THE PES ANSERINUS: THE ANATOMY AND PATHOLOGY OF NATURALLY OCCURRING AND EXTRACTED TENDONS
European Journal of Molecular & Clinical Medicine,
2022, Volume 9, Issue 4, Pages 2312-2320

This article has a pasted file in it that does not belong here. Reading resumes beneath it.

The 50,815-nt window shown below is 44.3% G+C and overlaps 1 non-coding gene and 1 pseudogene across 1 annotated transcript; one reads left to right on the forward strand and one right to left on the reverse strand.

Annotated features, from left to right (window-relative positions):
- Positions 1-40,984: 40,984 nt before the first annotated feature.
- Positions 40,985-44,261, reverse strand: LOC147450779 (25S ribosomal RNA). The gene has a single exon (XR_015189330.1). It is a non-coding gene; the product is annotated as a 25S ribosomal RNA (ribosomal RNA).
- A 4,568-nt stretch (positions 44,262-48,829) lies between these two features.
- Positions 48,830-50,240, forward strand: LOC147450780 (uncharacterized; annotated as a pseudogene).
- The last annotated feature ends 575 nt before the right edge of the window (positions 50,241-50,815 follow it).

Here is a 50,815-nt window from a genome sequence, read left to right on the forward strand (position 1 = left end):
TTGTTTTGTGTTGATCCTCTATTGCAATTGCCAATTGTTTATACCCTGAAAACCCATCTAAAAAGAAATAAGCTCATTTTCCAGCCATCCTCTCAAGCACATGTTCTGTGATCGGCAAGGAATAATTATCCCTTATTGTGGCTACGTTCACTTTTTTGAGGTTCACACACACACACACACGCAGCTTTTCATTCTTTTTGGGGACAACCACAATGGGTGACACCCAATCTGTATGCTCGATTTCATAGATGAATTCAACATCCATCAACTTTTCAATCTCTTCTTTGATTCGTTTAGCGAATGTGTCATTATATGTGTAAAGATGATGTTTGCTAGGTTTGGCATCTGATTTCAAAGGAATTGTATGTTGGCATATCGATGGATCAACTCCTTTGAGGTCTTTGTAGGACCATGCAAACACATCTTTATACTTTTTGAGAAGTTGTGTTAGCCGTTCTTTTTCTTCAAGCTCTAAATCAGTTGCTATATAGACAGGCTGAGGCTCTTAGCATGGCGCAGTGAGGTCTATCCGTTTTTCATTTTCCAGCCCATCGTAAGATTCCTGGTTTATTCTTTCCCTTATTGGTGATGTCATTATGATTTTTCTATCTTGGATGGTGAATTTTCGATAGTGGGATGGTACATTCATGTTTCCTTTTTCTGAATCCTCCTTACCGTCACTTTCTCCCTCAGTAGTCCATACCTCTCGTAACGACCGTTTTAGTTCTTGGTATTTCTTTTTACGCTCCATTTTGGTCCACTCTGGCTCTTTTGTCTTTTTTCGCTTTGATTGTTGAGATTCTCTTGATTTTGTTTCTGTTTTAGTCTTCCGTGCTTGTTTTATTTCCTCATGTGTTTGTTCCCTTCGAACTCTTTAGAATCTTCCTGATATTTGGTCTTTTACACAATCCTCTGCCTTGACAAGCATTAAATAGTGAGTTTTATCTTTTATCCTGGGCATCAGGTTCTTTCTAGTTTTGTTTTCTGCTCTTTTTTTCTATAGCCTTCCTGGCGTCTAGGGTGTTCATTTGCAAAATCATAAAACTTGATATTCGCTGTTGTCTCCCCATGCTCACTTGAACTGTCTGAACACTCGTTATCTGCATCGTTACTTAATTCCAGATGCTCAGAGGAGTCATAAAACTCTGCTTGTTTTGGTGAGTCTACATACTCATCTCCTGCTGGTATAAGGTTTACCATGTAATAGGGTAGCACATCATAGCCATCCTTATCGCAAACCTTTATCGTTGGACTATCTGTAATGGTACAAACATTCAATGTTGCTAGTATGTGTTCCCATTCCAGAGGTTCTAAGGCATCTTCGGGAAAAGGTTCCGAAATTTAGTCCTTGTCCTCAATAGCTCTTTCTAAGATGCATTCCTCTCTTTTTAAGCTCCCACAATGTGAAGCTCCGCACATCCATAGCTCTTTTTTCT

AbstractThe goal of this article is to have a comprehensive review of the anatomy of the pes anserinus (PA) and the spectrum of pathologic conditions that can affect this structure. After the insertion site of the PA tendons was fully exposed, careful dissection was performed to determine the exact shape of the PA. Insertions were made into the gracilis and superficial layers of the sartorius and the deep layers of the semitendinosus on the medial side of the tibia. Sixty-six percent of specimens had one semitendinosus tendon at the insertion site, while 31 percent had two, and 3 percent had three. A connection was made between the deep fascia of the leg and the tendons of the gracilis and semitendinosus. The anserine bursa was a somewhat asymmetrical, roughly circular shape. Some of the anserine bursa specimens even extended beyond the proximal line of the tibia. The anserine bursa, as seen from the medial side of the tibia, was situated posteriorly & superiorly from the tibial midline, paralleling the sartorius muscle. Anserine bursa injections should be given at an angle of 20 degrees medially and inferiorly from the vertical line, 15 or 20 millimetres deep, and roughly 20 millimetres medially and 12 millimetres superior from the inferomedial point of the tibial tuberosity.
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